burden, on balance, if you have people working and many of them have been doing in construction and paying taxes into the system, those are important benefits to the country. i understand completely that some people are convinced that they are a major source of a drag on the economy and a drag on the labor market. i don't think research sustains that point. it will be impossible to persuade people to that fact. host: dorothy is on our line for democrats. are you with us? i think she stepped away. who are the dealmakers in congress? are -- is it the leaders themselves? both.
i will give you one example. take the incoming chairman of the finance committee, orrin hatch. he is famous for and prides himself in reaching across the aisle to do important legislation with people like ted kennedy. mr. hatch have a lot of say about the prospects for tax reform and other things at the beginning of the next congress. if you take a look at the leadership of some of the other hasittees, lamarr alexander jurisdiction over education policy. of people inot leadership positions who have shown in the past that they are willing to work across party lines to get things done. i am moderately hopeful that if senator mcconnell is true to his word and gives the committee process a chance to work as it should, we areit
going to see some decent legislation come forward area --. we always appreciate your time. up next, with president obama in china, we will talk more about china and u.s. relationships and wennie s. glaser will also talk about nasa. we will be right back. >> c-span veterans day coverage begins on tuesday morning at 830
eastern -- a.m. eastern. galaat 10:00, the uso featuring martin dempsey. we are live and 11:00 from arlington national cemetery for the traditional wreathlaying ceremony at the tomb of the unknowns. discussion on the veterans mental health issues and later selections from this year's medal of honors ceremonies. the student cam video competition is underway. it is open to all middle and high school students and they will create a documentary on the theme the three batches -- branches in you. there are 200 cash prizes for students and teachers totaling $100,000. for a list of rules, you can go to our website. continues.on journal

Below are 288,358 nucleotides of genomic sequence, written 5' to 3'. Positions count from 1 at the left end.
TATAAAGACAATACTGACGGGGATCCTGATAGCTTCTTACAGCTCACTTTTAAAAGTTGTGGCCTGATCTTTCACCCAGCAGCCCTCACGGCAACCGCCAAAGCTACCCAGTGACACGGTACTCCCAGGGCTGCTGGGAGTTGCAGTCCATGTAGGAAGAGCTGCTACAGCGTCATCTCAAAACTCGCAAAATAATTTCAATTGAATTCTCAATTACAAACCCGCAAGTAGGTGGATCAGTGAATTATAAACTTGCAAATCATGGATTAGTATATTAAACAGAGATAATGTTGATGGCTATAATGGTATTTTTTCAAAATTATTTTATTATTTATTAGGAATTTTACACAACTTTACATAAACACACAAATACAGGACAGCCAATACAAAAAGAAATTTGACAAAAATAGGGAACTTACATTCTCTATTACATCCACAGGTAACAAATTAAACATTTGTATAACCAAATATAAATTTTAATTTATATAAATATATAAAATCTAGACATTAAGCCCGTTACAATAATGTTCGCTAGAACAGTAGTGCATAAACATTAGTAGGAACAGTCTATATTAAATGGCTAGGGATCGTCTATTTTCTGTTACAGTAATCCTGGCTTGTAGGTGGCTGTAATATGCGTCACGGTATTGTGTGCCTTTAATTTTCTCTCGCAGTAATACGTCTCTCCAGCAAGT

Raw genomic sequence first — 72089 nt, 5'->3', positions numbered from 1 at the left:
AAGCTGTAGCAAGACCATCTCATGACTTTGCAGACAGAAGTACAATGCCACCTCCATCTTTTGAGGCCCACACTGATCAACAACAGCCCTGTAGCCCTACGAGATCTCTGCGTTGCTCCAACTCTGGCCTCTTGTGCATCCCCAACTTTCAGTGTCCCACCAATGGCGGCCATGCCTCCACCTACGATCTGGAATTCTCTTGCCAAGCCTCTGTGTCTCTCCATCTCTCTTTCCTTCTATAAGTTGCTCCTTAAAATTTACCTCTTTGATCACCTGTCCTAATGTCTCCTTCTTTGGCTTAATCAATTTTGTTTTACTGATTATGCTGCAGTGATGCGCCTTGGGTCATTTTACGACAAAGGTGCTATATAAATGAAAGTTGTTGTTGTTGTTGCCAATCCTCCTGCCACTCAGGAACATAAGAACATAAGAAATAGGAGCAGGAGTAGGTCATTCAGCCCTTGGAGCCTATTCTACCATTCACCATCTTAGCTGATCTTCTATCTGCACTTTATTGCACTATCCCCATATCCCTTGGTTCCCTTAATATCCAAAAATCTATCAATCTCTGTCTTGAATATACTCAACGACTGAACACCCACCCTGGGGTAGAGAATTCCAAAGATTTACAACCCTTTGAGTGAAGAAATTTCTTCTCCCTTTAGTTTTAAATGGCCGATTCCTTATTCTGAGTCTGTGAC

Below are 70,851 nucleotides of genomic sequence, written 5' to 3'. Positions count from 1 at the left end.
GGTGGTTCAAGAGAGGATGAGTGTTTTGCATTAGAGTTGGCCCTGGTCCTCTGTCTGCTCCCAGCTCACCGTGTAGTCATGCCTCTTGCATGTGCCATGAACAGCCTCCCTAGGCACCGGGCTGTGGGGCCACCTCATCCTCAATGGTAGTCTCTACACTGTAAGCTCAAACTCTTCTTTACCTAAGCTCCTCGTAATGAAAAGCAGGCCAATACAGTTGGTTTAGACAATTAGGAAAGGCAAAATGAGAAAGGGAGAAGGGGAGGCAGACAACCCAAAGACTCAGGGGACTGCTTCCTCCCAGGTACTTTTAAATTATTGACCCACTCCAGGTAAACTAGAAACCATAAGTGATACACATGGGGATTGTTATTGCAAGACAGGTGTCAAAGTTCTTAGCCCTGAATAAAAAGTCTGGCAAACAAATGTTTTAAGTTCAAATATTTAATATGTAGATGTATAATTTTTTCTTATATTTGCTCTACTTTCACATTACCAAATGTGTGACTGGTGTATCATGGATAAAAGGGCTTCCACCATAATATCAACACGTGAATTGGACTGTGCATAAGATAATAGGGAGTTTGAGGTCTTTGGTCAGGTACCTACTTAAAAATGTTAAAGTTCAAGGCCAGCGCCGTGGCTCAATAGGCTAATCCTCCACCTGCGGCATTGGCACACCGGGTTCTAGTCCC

host: with president obama continuing -- attending the asia-pacific conference, we have bonnie s. glaser. remind us of the significance of this summit and what the president is trying to do this week read --. guest: he is attending the summit in beijing. they want to talk about trade liberalization. this is an agenda of this organization that was created in 1989 to try and get smoother investment and reduce tariffs on goods that are exchanged among all of these 21 economies. the present will attend at this meeting. afterwards, he will have other meetings as well. he will talk to the heads of the other 11 nations that are negotiating the transpacific
partnership. this is a nude free trade agreement. there will be standards for environment and labor. the country is working very hard and. i think this is a litmus for the obama administrations rebalanced asia. expecting a signed agreement? what will be the result? guest: nothing is going to be signed. that would be a surprise to everyone. hopefully there will be some progress. that is very important. there have been some difficult issues between the united states and japan. now that the midterm elections are over and the republicans have taken control of the senate, there really is some hope that we can move forward with this trade agreement. congress can give the president
trade promotion going forward. the president will have a summit with the chinese president. that begins in the evening of the 11th with an informal chat between the two presidents. they will talk about a number of important strategic issues as well as bilateral economic and military issues. the second day, there is a formal state visit. he will continue conversations through lunch. --t he travels to miramar burma. coming into the summit does this week in the president as he tries to negotiate some of these efforts or change the way for leaders